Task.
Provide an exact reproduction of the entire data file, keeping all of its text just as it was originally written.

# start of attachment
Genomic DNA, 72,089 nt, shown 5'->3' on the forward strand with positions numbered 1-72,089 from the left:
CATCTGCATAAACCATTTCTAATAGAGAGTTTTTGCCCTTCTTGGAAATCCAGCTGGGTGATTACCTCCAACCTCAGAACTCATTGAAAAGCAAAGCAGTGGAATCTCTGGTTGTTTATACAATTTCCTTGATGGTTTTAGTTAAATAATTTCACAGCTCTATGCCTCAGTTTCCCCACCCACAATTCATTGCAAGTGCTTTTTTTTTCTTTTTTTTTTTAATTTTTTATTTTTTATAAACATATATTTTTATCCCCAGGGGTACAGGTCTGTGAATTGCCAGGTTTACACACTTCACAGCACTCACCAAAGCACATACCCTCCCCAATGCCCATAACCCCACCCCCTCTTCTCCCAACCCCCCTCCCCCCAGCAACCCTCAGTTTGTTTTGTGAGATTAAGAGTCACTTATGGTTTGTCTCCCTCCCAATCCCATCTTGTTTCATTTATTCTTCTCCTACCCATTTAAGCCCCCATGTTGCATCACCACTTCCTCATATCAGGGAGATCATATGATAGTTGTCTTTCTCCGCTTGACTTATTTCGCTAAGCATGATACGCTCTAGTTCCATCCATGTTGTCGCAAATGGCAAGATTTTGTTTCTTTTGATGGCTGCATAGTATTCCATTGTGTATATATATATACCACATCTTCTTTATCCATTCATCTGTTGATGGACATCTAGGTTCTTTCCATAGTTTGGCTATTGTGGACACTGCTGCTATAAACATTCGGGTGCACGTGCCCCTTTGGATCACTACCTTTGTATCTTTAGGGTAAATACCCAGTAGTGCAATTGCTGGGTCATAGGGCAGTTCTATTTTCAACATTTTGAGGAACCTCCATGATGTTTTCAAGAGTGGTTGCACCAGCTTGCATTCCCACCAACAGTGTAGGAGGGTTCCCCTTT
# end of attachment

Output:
Genomic DNA, 72,089 nt, shown 5'->3' on the forward strand with positions numbered 1-72,089 from the left:
CATCTGCATAAACCATTTCTAATAGAGAGTTTTTGCCCTTCTTGGAAATCCAGCTGGGTGATTACCTCCAACCTCAGAACTCATTGAAAAGCAAAGCAGTGGAATCTCTGGTTGTTTATACAATTTCCTTGATGGTTTTAGTTAAATAATTTCACAGCTCTATGCCTCAGTTTCCCCACCCACAATTCATTGCAAGTGCTTTTTTTTTCTTTTTTTTTTTAATTTTTTATTTTTTATAAACATATATTTTTATCCCCAGGGGTACAGGTCTGTGAATTGCCAGGTTTACACACTTCACAGCACTCACCAAAGCACATACCCTCCCCAATGCCCATAACCCCACCCCCTCTTCTCCCAACCCCCCTCCCCCCAGCAACCCTCAGTTTGTTTTGTGAGATTAAGAGTCACTTATGGTTTGTCTCCCTCCCAATCCCATCTTGTTTCATTTATTCTTCTCCTACCCATTTAAGCCCCCATGTTGCATCACCACTTCCTCATATCAGGGAGATCATATGATAGTTGTCTTTCTCCGCTTGACTTATTTCGCTAAGCATGATACGCTCTAGTTCCATCCATGTTGTCGCAAATGGCAAGATTTTGTTTCTTTTGATGGCTGCATAGTATTCCATTGTGTATATATATATACCACATCTTCTTTATCCATTCATCTGTTGATGGACATCTAGGTTCTTTCCATAGTTTGGCTATTGTGGACACTGCTGCTATAAACATTCGGGTGCACGTGCCCCTTTGGATCACTACCTTTGTATCTTTAGGGTAAATACCCAGTAGTGCAATTGCTGGGTCATAGGGCAGTTCTATTTTCAACATTTTGAGGAACCTCCATGATGTTTTCAAGAGTGGTTGCACCAGCTTGCATTCCCACCAACAGTGTAGGAGGGTTCCCCTTT